Linked by Thom Holwerda on Mon 29th Aug 2011 22:27 UTC
Windows Ah yes, Windows Explorer. One of the oldest parts of Windows, and yet, it's far from perfect. It's hated less than, say, the Finder (but that's no achievement), but most geeks I know aren't particularly fond of it either. For Windows 8, Microsoft is going to make the biggest change ever to Explorer's interface: it's getting the ribbon treatment.
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RE[3]: Comment by Luminair
by Odwalla on Tue 30th Aug 2011 12:17 UTC in reply to "RE[2]: Comment by Luminair"
Odwalla
Member since:
2006-02-01

I don't get the faux-entitled attitude of people like you. I really don't. Microsoft gathered data and interpreted it. Based on that they are addressing the poor usage of the command bar by replacing it with something that includes the most used Explorer commands. They are not removing the existing functionality of the right-click menu. They are not reducing the amount of information you can see in an Explorer window. They are enhancing the product in a single, targeted manner. They are actually being fairly open in announcing the change before the product ships. They could have just changed it and shipped without discussing it. This way is better, by far.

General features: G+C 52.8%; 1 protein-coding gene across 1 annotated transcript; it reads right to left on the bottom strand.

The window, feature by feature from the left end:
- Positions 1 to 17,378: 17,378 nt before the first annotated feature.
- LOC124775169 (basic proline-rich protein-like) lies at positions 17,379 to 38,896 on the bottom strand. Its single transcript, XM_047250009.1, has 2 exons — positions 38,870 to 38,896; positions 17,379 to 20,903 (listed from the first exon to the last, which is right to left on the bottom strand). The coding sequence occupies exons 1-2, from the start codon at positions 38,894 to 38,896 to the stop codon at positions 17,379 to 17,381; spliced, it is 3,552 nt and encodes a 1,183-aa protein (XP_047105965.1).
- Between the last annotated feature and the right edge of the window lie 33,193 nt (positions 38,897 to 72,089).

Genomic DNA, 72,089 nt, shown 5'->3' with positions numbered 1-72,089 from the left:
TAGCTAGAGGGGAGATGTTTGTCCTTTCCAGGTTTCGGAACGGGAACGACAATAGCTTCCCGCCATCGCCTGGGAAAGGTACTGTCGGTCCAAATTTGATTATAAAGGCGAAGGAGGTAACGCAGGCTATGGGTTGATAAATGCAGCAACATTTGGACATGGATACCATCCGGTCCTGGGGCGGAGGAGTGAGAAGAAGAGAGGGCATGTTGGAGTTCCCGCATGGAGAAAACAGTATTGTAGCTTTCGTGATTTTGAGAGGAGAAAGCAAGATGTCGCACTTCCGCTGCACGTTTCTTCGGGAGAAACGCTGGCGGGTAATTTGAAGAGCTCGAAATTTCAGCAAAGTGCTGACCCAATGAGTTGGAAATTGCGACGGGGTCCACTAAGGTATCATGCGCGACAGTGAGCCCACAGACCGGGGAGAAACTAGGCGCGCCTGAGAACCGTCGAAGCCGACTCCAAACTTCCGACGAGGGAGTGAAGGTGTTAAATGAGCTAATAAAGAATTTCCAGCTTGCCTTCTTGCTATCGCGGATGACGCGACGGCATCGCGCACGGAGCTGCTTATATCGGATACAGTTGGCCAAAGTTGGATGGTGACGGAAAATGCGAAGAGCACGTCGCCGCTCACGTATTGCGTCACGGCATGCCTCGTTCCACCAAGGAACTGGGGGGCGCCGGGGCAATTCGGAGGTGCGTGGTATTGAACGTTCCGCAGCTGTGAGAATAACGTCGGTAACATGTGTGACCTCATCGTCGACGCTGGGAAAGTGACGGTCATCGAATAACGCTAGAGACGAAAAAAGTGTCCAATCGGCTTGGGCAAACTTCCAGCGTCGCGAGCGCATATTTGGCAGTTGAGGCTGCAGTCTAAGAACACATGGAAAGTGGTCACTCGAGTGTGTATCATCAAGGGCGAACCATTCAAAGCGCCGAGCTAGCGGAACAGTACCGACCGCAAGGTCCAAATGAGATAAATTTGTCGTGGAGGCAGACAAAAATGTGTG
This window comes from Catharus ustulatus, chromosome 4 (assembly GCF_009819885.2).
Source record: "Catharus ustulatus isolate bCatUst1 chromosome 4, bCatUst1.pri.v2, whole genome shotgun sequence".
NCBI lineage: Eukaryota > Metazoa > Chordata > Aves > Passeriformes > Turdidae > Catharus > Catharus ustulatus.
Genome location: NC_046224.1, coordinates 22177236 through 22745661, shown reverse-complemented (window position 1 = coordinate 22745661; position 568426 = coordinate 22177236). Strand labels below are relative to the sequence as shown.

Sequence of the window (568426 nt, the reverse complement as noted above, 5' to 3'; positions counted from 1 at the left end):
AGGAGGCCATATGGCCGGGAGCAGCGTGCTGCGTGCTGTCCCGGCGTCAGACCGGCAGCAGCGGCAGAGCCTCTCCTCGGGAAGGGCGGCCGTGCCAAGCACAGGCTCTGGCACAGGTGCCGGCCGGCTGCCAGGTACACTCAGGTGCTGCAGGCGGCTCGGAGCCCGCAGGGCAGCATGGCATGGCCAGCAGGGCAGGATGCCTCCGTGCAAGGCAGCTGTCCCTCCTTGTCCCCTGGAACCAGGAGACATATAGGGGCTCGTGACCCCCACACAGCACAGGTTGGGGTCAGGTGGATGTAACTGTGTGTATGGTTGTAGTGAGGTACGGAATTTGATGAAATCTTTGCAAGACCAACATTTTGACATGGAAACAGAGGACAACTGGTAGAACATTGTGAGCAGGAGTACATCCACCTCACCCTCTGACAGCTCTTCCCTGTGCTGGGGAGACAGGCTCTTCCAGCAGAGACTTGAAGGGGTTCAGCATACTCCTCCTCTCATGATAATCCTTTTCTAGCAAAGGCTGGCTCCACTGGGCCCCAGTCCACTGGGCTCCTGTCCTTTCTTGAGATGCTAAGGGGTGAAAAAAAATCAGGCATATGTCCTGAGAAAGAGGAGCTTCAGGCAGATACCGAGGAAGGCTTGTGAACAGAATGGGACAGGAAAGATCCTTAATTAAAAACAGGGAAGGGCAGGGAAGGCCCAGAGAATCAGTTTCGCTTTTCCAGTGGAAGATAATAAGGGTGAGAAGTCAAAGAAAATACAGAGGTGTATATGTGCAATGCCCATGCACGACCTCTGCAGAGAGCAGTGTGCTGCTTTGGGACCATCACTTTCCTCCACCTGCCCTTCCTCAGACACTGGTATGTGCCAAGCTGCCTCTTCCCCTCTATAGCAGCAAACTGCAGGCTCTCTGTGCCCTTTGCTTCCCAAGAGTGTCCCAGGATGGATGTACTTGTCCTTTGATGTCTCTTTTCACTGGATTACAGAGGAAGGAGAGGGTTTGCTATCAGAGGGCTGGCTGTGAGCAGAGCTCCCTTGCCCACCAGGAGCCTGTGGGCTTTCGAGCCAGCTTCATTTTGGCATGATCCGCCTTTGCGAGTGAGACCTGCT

The next "experiment" you feel they should run and send you the results on is this....the sales of the product. It's only after Win 8 hits retail will Microsoft be able to truly tell if people like the changes or not. I'm sure there is limited focus group testing and there will be data gathered during the betas, but the sales #s of the product will be the ultimate gauge on whether or not Microsoft's work had merit.

If you absolutely don't want the new Explorer don't buy Win 8. If you want Win 8 but with an Explorer more like Win 7's then buy Win 8 but turn off or minimize the Ribbon and don't use it. If you want the ability to choose whether to use the Ribbon, context menu or keyboard shortcuts for Explorer commands then buy Win 8.

Microsoft has, in one blog post, given you all of the information you need to make one of the choices I listed above. Why you feel you are entitled to any more information then that is confusing to me.

Edited 2011-08-30 12:19 UTC

Reply Parent Score: 0

RE[4]: Comment by Luminair
by Luminair on Tue 30th Aug 2011 16:34 in reply to "RE[3]: Comment by Luminair"
Luminair Member since:
2007-03-30

I'm basically just saying Microsoft is doing bad science here. Please get this

Reply Parent Score: 2

RE[5]: Comment by Luminair
by Odwalla on Tue 30th Aug 2011 16:49 in reply to "RE[4]: Comment by Luminair"
Odwalla Member since:
2006-02-01

Microsoft isn't doing science. They are creating a retail product. They are not following the scientific method. They don't have a control group and a test group. They don't have double-blind test cases. They gathered data on usage patterns of their current product and are attempting to improve their next product based on trends found within that data.

If your entire line of reasoning is predicated on you expecting Microsoft to be doing hard science on something like how random users interact with Windows Explorer then every single word you have written is worthless.

Reply Parent Score: 1